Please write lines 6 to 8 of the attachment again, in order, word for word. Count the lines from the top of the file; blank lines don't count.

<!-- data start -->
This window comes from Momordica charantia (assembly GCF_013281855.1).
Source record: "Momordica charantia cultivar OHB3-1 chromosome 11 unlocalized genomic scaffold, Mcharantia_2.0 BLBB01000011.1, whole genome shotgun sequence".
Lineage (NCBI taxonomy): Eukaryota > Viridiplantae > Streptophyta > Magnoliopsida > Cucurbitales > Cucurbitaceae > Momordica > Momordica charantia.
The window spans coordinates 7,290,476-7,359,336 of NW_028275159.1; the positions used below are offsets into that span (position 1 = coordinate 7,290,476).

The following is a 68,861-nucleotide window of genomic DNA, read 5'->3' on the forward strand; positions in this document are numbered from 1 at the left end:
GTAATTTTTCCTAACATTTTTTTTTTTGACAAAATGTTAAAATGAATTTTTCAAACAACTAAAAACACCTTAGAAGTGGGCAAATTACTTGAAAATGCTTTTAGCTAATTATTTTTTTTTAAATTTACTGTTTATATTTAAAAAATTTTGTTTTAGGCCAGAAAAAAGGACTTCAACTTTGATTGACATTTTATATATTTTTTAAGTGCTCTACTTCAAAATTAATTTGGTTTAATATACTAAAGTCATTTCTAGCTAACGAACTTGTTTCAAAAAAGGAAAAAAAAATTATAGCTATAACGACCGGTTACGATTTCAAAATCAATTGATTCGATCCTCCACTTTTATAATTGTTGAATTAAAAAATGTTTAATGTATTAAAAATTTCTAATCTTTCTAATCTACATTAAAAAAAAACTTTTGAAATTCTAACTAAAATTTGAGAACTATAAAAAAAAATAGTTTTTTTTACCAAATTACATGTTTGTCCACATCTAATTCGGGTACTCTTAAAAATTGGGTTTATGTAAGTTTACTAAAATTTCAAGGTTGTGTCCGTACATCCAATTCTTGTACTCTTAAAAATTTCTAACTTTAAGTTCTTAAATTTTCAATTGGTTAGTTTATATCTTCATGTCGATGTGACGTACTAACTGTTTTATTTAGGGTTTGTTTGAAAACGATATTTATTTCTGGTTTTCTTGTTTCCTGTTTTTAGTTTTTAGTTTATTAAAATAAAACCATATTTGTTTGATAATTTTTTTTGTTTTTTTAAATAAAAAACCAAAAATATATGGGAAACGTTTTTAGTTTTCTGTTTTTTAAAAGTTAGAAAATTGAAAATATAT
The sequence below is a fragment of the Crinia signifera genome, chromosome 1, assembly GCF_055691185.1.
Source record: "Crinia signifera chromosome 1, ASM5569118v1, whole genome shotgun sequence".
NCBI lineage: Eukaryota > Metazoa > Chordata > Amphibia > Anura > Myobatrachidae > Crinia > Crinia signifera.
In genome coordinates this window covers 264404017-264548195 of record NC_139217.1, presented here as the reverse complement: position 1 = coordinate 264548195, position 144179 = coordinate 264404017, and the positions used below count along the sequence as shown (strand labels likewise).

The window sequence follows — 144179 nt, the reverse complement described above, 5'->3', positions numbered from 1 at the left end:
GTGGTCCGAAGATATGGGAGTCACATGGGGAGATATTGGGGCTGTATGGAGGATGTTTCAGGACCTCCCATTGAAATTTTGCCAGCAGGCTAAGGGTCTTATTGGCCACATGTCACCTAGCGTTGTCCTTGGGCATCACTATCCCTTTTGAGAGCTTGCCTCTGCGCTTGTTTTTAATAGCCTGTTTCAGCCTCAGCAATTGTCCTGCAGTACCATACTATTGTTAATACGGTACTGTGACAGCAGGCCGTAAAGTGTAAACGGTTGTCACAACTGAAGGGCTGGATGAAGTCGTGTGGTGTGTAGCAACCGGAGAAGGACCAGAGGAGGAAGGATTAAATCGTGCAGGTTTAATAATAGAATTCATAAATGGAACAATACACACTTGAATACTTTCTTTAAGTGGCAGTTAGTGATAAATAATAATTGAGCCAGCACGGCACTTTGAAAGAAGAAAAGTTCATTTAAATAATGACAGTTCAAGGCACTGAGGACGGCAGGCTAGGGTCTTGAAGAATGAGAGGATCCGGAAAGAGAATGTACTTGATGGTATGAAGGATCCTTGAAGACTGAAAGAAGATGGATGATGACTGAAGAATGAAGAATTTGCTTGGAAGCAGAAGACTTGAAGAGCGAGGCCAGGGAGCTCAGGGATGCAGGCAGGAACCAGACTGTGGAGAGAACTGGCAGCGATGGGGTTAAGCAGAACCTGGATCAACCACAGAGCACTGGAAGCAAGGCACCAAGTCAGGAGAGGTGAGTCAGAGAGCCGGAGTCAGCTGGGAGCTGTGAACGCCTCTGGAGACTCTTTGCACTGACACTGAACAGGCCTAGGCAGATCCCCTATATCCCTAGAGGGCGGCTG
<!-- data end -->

GTAATTTTTCCTAACATTTTTTTTTTTGACAAAATGTTAAAATGAATTTTTCAAACAACTAAAAACACCTTAGAAGTGGGCAAATTACTTGAAAATGCTTTTAGCTAATTATTTTTTTTTAAATTTACTGTTTATATTTAAAAAATTTTGTTTTAGGCCAGAAAAAAGGACTTCAACTTTGATTGACATTTTATATATTTTTTAAGTGCTCTACTTCAAAATTAATTTGGTTTAATATACTAAAGTCATTTCTAGCTAACGAACTTGTTTCAAAAAAGGAAAAAAAAATTATAGCTATAACGACCGGTTACGATTTCAAAATCAATTGATTCGATCCTCCACTTTTATAATTGTTGAATTAAAAAATGTTTAATGTATTAAAAATTTCTAATCTTTCTAATCTACATTAAAAAAAAACTTTTGAAATTCTAACTAAAATTTGAGAACTATAAAAAAAAATAGTTTTTTTTACCAAATTACATGTTTGTCCACATCTAATTCGGGTACTCTTAAAAATTGGGTTTATGTAAGTTTACTAAAATTTCAAGGTTGTGTCCGTACATCCAATTCTTGTACTCTTAAAAATTTCTAACTTTAAGTTCTTAAATTTTCAATTGGTTAGTTTATATCTTCATGTCGATGTGACGTACTAACTGTTTTATTTAGGGTTTGTTTGAAAACGATATTTATTTCTGGTTTTCTTGTTTCCTGTTTTTAGTTTTTAGTTTATTAAAATAAAACCATATTTGTTTGATAATTTTTTTTGTTTTTTTAAATAAAAAACCAAAAATATATGGGAAACGTTTTTAGTTTTCTGTTTTTTAAAAGTTAGAAAATTGAAAATATAT
The sequence below is a fragment of the Crinia signifera genome, chromosome 1, assembly GCF_055691185.1.
Source record: "Crinia signifera chromosome 1, ASM5569118v1, whole genome shotgun sequence".